Upwards of 90% of all civil lawsuits settle before trial. Given the near inevitability of settlement before trial, posturing a case for settlement is a vital component of any litigation strategy and the California state legislature enacted Code of Civil Procedure Section 998 to assist civil litigants to this end.
Yesterday, a Southern California plaintiff’s wage and hour class action law firm, known for filing massive class actions against auto dealers on behalf of service technicians under the infamous 2013 California Court of Appeal decision in Gonzalez v. Downtown LA Motors LP, initiated a blitzkrieg on Facebook targeting employees of numerous auto dealer groups.
On March 29, 2017, the Labor Commissioner’s Office provided additional guidance regarding Paid Sick Leave requirements in the form of frequently asked questions and answers thereto. This guidance is interpretive and is not binding, but may be followed if tested in the courts.
The Fair Employment and Housing Council has approved amended regulations pertaining to gender identity and transgender individuals in the workplace. These regulations take effect July 1, 2017. Some of the amendments merely clean up existing language (for example, references to “both sexes”) to allow broader and more neutral gender references. Other amendments impose additional obligations/prohibitions for employers, such as...
OSHA finalized new electronic injury and illness reporting rules in May 2016 that would require certain employers to submit electronic reports with injury and illness data. These new reporting requirements were scheduled to go into effect July 1, 2017 and were to be phased in over two years. Specifically, businesses with 250 or more employees in industries covered by the recordkeeping regulation (which includes car dealerships) were required submit information from their 2016 Form 300A by July 1, 2017. These same employers would be required to submit information from all 2017 forms (300A, 300, and 301) by July 1, 2018. Beginning in 2019 and every year thereafter, the information would be due by March 2.
Under California’s Labor Code (Sections 551 and 552), employees are entitled to one day's rest in seven, and employers are not permitted to cause employees to work more than six days in seven. These rules do not apply in a week in which the employee didn’t work more than 30 hours or more than 6 hours on any day of that week (Section 556). These rules also do not apply when the nature of the employment reasonably requires that the employee work seven or more consecutive days, if in each calendar month the employee receives days of rest equivalent to one day's rest in seven.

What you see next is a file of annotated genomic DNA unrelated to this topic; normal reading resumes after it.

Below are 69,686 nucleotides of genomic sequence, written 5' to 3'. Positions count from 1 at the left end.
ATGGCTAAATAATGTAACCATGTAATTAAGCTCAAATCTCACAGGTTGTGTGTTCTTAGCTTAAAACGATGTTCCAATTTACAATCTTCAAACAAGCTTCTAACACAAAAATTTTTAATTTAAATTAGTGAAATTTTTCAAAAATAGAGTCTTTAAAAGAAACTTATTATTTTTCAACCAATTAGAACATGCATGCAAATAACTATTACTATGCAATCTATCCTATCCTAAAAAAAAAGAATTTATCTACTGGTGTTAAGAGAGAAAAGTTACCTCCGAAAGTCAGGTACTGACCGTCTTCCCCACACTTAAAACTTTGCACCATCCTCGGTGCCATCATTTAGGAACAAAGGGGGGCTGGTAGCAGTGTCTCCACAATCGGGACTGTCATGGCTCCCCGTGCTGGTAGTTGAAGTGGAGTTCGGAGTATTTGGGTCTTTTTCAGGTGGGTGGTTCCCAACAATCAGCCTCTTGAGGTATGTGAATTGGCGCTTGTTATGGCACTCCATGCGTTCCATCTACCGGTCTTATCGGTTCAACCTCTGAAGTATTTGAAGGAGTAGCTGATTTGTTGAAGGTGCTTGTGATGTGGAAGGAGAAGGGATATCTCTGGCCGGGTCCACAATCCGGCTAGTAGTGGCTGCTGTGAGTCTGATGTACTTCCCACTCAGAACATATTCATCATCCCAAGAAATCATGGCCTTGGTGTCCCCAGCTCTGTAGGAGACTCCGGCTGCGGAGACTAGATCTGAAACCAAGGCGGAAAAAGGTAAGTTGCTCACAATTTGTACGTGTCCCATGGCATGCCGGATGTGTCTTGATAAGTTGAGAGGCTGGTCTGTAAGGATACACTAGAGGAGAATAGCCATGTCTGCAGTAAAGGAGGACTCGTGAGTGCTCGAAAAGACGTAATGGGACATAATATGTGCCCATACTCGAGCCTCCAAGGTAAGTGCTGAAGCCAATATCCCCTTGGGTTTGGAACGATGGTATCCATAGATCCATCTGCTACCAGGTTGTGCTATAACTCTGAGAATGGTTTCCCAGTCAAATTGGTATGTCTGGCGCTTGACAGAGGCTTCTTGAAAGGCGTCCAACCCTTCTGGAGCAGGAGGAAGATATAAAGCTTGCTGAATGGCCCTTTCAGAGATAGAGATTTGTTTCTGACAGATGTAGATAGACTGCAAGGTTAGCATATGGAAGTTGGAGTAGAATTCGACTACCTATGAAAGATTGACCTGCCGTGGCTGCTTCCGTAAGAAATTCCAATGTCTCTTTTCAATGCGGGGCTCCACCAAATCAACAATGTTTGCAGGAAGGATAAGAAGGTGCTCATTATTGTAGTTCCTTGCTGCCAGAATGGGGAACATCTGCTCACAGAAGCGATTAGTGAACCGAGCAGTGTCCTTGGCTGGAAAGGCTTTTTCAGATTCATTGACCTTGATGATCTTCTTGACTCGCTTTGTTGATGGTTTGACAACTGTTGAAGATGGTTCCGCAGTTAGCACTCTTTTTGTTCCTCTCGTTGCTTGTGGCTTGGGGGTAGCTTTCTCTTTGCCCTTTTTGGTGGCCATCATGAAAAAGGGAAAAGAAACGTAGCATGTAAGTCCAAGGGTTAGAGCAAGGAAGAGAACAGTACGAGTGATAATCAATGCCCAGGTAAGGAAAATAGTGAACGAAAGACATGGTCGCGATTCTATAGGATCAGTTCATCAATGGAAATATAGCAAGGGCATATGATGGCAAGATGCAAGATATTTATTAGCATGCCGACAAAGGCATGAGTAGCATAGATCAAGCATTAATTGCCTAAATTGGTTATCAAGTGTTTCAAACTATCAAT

Real estate buy sell transactions typically involve items of so-called due diligence, i.e., items which the buyer must investigate and either approve or disapprove by a stated deadline. Such items include financing, status of title, and condition of the property. This raises important questions for the buyer.
The California Wage Orders regulate many of the wage/hour obligations that employers deal with every day, including overtime pay, exemptions, meal/rest breaks, minimum wage, reporting time pay and alternative workweek schedules, to name just a few. There are different wage orders that cover different industries/occupations, although there is substantial overlap in the provisions of most wage orders. Car dealerships are generally covered by Wage Order 7 (Mercantile Industry). With the ongoing increases in the California minimum wage, the Industrial Welfare Commission has issued an amendment to the existing Wage Orders that updates the provisions involving the minimum wage rate.
The court of appeal holds employee to her resignation
Published on Wed, 05/17/2017 - 11:19pm
In Featherstone v. Southern California Permanente Medical Group, a California Court of Appeal maintained the boundary that was created when an employee became a former employee. In that case, the plaintiff/employee took some time off from work for a medical condition, and not long after returning to work, she informed her supervisor over the phone that she was resigning her employment. A few days later, she confirmed her resignation in an email to her supervisor. The employer then promptly processed the employer’s resignation and issued her final pay. Days later, the employee requested to rescind her resignation, stating that at the time she resigned, she was on medication for her condition that altered her mental state and caused her to resign. The employer declined her request to rescind the resignation. The employee then sued for disability discrimination under the Fair Employment and Housing Act, as well as wrongful termination in violation of public policy.
Progressive discipline policies are preferred by many employers as a method to ensure fair and consistent administration of disciplinary action and more predictability for employees. However, employment plaintiffs love to use these policies against employers to deflect attention from their bogus claims onto an employer’s supposed shoddy practices. Here are a few tips to limit the extent an employment plaintiff can try to use these progressive discipline policies against you.